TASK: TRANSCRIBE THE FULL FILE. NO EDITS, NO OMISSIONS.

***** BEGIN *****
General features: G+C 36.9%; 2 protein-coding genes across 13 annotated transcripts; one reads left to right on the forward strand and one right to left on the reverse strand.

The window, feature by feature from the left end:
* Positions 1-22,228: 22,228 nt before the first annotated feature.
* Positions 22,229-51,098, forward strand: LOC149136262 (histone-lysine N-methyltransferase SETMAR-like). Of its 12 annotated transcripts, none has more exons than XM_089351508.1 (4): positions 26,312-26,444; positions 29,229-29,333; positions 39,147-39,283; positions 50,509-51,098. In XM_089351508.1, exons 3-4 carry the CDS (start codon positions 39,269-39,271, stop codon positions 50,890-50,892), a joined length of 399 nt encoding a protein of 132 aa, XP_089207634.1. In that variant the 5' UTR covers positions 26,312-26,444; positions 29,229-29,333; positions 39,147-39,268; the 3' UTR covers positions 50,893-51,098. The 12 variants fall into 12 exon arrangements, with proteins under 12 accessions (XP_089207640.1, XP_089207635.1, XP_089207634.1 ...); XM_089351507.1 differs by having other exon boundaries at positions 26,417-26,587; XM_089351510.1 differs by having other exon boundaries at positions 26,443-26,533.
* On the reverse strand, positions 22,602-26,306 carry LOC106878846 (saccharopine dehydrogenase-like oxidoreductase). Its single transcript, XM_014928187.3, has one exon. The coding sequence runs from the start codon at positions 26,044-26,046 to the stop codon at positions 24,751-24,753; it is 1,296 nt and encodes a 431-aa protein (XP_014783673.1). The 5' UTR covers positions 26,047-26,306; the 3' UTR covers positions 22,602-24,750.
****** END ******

General features: G+C 36.9%; 2 protein-coding genes across 13 annotated transcripts; one reads left to right on the forward strand and one right to left on the reverse strand.

The window, feature by feature from the left end:
* Positions 1-22,228: 22,228 nt before the first annotated feature.
* Positions 22,229-51,098, forward strand: LOC149136262 (histone-lysine N-methyltransferase SETMAR-like). Of its 12 annotated transcripts, none has more exons than XM_089351508.1 (4): positions 26,312-26,444; positions 29,229-29,333; positions 39,147-39,283; positions 50,509-51,098. In XM_089351508.1, exons 3-4 carry the CDS (start codon positions 39,269-39,271, stop codon positions 50,890-50,892), a joined length of 399 nt encoding a protein of 132 aa, XP_089207634.1. In that variant the 5' UTR covers positions 26,312-26,444; positions 29,229-29,333; positions 39,147-39,268; the 3' UTR covers positions 50,893-51,098. The 12 variants fall into 12 exon arrangements, with proteins under 12 accessions (XP_089207640.1, XP_089207635.1, XP_089207634.1 ...); XM_089351507.1 differs by having other exon boundaries at positions 26,417-26,587; XM_089351510.1 differs by having other exon boundaries at positions 26,443-26,533.
* On the reverse strand, positions 22,602-26,306 carry LOC106878846 (saccharopine dehydrogenase-like oxidoreductase). Its single transcript, XM_014928187.3, has one exon. The coding sequence runs from the start codon at positions 26,044-26,046 to the stop codon at positions 24,751-24,753; it is 1,296 nt and encodes a 431-aa protein (XP_014783673.1). The 5' UTR covers positions 26,047-26,306; the 3' UTR covers positions 22,602-24,750.